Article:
SDN and network hardware abstraction is beyond DC applications. We should not deter anyone from building their own network gear for whatever application they see fit. Some smart folks in silicon valley understood that a while ago and now run pretty successful businesses (acquired or as vendors). Building your own gear is not for everyone, but some engineers with the right skills can do it. Eventually Eolo will be just one of the many examples instead of being the exception. I am confident there will be more and more guests at your podcasts talking about their ideas.

      Barefoot Networks is a little special. The founder is Nick McKeown. He is a Stanford professor, one of the founders of Nicira and arguably one of the fathers of SDN (together with Scott Shenker and Martin Casado). Nicira was no vaporware as we all know.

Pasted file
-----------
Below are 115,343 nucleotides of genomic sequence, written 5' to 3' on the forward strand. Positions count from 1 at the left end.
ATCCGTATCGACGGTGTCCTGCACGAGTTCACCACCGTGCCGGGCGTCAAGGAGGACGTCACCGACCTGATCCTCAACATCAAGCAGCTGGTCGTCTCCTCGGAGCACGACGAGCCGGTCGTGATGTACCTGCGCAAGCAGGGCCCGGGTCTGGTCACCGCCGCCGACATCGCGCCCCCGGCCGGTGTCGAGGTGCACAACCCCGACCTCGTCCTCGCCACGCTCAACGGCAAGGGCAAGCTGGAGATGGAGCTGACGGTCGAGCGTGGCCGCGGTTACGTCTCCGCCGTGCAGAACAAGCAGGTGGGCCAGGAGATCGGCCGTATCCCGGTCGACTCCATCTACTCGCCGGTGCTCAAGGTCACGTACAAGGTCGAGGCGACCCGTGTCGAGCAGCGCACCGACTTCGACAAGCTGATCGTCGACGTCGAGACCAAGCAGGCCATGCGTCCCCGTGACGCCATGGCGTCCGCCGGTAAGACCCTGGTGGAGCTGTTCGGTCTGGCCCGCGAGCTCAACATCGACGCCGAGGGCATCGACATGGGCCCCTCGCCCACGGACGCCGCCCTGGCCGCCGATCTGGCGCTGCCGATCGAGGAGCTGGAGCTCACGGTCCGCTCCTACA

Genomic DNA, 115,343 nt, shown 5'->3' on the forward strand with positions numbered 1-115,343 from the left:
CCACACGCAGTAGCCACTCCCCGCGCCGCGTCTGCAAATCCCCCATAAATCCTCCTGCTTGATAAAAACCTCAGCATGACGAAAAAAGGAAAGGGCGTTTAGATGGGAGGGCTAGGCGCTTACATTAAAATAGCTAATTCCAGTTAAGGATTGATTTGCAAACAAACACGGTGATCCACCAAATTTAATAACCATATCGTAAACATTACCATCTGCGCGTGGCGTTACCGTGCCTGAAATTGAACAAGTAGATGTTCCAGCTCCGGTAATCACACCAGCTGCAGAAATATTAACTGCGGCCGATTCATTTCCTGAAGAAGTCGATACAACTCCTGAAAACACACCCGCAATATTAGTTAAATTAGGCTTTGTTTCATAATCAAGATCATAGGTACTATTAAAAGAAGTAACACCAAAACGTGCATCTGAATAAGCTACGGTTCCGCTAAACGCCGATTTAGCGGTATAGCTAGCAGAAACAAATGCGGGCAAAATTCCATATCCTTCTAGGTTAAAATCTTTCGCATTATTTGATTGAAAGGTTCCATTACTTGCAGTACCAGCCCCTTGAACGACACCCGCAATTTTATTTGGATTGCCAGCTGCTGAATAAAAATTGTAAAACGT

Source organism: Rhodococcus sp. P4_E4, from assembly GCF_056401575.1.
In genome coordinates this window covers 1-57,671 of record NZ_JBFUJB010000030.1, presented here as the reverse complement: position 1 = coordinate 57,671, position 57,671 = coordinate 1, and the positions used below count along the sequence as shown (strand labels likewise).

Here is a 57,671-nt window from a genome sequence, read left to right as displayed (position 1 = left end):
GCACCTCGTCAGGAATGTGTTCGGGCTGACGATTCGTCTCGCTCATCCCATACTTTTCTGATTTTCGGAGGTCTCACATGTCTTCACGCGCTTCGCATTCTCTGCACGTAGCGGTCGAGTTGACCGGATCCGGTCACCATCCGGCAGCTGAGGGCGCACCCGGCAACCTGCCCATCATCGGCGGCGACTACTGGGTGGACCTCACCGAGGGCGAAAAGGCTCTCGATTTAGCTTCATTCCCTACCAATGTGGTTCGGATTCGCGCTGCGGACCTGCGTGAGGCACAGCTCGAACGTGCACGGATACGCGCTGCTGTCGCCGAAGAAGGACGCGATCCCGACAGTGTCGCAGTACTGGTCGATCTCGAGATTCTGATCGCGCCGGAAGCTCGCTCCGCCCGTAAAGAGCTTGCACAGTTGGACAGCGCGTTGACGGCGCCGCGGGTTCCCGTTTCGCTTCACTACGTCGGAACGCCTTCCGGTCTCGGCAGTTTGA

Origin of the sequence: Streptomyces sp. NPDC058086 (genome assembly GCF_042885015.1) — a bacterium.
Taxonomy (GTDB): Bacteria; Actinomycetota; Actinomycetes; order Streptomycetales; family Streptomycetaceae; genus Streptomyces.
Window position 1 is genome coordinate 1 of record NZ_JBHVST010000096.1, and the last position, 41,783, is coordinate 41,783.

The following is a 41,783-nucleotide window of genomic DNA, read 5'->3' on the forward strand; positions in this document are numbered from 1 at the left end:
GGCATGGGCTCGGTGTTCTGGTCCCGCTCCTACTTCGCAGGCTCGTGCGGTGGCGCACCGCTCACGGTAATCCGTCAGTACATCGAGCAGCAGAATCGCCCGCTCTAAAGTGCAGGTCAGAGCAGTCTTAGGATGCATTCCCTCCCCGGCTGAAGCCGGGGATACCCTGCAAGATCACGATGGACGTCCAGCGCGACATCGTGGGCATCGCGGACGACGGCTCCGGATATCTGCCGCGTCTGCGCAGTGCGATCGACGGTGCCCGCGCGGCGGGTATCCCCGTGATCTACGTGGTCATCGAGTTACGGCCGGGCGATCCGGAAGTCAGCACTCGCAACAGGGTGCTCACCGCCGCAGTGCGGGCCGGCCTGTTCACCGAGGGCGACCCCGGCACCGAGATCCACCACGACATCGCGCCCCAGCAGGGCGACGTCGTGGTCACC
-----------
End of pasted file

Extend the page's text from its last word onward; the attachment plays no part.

Silicon Valley is surely home of a lot of vaporware these days, but that´s not to say it is all vapour. Time will tell. Let´s wait a few more months to see what Barefoot´s ASIC is really made of (ASIC-like performance/cost of NPU-like performance/cost). I cross my fingers and hope for some serious innovation. Their use of the P4 language certainly made me curious.
    5. I have found something more concrete about Barefoot Networks which I think everyone will be interested to learn about. When it comes to Barefoot, a lot more info can be found by looking at academic/research papers, which is what I believe they are building something upon.